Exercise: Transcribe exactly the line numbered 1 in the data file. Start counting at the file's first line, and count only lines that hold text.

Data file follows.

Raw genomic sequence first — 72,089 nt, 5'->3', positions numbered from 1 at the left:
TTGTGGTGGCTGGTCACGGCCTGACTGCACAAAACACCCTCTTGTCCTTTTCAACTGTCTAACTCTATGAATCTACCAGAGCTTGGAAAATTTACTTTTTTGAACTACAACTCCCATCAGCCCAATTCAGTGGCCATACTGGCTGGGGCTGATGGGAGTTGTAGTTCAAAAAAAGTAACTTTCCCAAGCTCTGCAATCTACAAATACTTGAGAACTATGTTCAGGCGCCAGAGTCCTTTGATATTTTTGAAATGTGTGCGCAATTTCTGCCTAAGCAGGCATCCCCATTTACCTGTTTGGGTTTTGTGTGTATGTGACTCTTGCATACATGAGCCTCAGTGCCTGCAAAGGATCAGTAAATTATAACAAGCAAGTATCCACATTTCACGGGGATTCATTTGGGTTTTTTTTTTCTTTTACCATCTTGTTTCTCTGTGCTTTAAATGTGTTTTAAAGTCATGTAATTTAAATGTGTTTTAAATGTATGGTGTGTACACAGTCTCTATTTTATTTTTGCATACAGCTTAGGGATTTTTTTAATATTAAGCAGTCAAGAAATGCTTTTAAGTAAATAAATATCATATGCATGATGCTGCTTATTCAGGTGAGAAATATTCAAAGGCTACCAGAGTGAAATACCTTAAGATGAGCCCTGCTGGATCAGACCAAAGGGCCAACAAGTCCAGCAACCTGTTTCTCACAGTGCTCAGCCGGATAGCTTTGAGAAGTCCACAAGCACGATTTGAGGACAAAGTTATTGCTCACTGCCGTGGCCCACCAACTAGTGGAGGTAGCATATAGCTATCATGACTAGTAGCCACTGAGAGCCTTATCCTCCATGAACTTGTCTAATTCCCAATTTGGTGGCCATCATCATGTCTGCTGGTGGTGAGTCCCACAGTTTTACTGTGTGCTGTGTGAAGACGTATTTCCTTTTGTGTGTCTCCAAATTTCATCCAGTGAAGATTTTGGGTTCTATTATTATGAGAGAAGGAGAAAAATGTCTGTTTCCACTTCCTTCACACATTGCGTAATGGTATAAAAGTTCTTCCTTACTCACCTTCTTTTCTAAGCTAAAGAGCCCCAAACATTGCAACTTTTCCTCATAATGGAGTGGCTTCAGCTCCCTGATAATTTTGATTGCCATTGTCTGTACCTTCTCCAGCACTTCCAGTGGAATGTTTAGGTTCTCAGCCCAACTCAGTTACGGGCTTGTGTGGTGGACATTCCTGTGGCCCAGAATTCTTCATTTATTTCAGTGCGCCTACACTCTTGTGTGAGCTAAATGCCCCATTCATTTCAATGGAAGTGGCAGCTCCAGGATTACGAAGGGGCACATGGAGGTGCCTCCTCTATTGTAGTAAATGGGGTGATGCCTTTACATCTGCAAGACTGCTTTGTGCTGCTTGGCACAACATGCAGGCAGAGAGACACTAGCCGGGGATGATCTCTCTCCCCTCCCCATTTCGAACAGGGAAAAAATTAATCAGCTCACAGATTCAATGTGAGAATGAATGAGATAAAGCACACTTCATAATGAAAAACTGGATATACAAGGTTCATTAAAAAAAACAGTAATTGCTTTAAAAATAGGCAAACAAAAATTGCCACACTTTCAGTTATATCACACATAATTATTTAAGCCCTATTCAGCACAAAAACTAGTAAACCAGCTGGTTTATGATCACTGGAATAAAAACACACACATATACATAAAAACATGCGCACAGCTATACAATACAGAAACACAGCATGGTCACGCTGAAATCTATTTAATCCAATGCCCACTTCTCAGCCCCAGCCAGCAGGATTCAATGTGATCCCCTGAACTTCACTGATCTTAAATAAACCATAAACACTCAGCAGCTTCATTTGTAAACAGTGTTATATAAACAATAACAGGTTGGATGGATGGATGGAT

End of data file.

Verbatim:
Raw genomic sequence first — 72,089 nt, 5'->3', positions numbered from 1 at the left: